After yesterdays post, a little background information, on both the installation and the Tower of London.
The poppies were planted by teams of volunteers,
It must have been an operation planned with military precision.
It would have been an overwhelming task without a master plan.
(and surely packing them all up again is going to be harder?
Although that warm fuzzy glow, of feeling part of something special, is the thing that keeps volunteers coming back for more
My favourite shot form our day (29th August) is poppies with shadows. War casts very long shadows.
There was something about the mottling effect of the shadows that reminded me of the solar eclipse in the UK, in 1998, another event I found more emotional than I anticipated.
It was quite early in the installations development when we visited, whilst I’d read about it in the press, there wasn’t the wall to wall coverage there has been in the media this week. So a gripe for us at the time was that there weren’t enough information boards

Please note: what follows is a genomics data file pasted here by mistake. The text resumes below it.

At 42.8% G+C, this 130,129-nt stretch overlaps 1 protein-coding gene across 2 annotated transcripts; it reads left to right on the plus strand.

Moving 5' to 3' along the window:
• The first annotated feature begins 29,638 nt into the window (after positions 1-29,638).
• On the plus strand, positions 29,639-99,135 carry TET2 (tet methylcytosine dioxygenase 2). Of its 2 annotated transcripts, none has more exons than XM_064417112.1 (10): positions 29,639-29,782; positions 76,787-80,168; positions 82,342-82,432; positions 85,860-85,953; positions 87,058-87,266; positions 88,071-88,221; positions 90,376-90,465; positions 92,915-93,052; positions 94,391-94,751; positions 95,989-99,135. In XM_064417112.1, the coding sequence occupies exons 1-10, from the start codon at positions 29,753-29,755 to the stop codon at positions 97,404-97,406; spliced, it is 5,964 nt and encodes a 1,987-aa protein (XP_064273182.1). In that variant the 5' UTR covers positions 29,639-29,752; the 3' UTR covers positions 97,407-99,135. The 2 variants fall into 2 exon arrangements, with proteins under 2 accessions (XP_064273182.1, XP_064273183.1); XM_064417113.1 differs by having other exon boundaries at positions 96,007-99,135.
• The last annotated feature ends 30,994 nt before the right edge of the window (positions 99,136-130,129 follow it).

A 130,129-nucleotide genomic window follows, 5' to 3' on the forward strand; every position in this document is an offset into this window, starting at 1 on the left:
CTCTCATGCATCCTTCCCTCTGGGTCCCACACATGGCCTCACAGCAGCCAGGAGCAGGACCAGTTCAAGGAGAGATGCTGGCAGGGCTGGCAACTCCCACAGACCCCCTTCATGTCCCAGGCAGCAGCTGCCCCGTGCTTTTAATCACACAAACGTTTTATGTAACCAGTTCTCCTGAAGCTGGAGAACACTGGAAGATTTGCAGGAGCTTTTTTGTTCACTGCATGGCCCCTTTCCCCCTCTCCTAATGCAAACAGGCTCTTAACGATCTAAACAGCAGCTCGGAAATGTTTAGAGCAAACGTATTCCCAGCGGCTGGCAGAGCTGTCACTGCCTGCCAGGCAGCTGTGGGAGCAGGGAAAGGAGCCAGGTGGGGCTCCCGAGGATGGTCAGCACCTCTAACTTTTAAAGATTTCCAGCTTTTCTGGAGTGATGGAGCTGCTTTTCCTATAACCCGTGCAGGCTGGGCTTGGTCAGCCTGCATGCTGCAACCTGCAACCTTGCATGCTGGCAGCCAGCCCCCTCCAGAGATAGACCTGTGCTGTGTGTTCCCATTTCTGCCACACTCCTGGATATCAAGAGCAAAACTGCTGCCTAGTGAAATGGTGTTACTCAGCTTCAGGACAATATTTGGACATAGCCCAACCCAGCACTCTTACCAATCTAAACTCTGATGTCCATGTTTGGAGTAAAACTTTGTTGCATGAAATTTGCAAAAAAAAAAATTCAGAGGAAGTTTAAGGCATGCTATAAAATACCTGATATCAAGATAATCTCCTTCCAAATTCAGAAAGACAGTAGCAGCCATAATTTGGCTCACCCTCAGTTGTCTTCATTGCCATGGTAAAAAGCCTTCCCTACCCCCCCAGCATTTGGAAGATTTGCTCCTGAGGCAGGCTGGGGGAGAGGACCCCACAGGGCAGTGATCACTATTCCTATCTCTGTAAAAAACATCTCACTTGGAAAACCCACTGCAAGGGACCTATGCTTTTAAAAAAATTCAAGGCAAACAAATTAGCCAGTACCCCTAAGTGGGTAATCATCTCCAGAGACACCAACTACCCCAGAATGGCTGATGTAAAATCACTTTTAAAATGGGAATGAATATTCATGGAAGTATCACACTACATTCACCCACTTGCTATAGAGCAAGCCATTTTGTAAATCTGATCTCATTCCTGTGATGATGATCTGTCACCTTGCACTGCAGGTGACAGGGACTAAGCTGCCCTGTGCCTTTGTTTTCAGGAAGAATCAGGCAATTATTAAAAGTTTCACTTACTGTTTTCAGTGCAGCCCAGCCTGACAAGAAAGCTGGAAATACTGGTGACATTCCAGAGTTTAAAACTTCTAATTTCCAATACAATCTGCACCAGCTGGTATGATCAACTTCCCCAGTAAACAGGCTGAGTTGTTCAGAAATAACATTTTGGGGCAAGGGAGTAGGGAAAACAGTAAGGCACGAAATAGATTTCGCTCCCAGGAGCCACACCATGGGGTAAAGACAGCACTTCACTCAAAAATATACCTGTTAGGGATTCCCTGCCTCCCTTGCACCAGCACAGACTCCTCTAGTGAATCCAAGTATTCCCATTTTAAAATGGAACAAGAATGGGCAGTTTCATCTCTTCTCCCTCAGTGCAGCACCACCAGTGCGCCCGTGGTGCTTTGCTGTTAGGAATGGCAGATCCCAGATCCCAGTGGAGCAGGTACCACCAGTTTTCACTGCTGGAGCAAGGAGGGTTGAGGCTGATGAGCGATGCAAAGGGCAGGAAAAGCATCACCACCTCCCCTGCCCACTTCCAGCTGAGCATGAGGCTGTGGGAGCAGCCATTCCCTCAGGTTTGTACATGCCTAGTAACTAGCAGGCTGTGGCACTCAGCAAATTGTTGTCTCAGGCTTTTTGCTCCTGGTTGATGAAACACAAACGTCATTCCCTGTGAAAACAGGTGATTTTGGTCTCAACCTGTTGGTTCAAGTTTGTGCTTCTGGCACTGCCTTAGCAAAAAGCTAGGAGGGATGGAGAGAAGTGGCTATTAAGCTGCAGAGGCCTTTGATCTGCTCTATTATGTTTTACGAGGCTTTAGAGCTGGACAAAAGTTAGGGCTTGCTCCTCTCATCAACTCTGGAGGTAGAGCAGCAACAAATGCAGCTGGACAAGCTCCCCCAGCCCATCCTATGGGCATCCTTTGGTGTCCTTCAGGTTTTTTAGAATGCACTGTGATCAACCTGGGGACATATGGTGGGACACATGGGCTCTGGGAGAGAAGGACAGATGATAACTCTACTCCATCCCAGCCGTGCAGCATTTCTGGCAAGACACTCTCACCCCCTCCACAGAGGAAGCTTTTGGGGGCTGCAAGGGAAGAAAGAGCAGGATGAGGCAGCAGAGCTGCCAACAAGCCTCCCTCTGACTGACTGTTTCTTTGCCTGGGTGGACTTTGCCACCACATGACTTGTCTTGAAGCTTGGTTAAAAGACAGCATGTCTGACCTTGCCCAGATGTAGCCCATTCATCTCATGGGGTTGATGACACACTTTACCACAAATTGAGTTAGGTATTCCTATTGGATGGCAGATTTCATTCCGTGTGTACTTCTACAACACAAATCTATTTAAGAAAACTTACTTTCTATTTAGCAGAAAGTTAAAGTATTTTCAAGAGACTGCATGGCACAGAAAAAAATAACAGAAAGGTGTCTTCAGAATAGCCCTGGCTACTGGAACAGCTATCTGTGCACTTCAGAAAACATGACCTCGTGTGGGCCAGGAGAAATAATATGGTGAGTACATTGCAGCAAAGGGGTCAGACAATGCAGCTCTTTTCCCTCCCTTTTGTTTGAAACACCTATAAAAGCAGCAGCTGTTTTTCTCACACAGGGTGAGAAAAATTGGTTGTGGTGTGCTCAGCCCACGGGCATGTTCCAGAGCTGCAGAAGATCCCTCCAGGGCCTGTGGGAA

Some might call it a theatrical event rather than artistic installation, the weeping window has caught the public imagination.
But working in a place as ancient, historic and protected as this, must come with scores of problems.
You can’t go around damaging or changing the fabric of such a place, well not these days, you could in the past.
We found it both moving and reverential, but there were, if you looked very closely, little witticisms to be found. What I thought was a can of Coke on a window ledge, turned out to be (when seen with the aid of a long lens) a Beefeater cookie jar, placed just for fun.
Beefeater or Yeoman Warders as they are more properly known, do have something of a sense of fun, see below (and be careful if you are drinking tea whilst watching, you’ll splutter it all over the keyboard).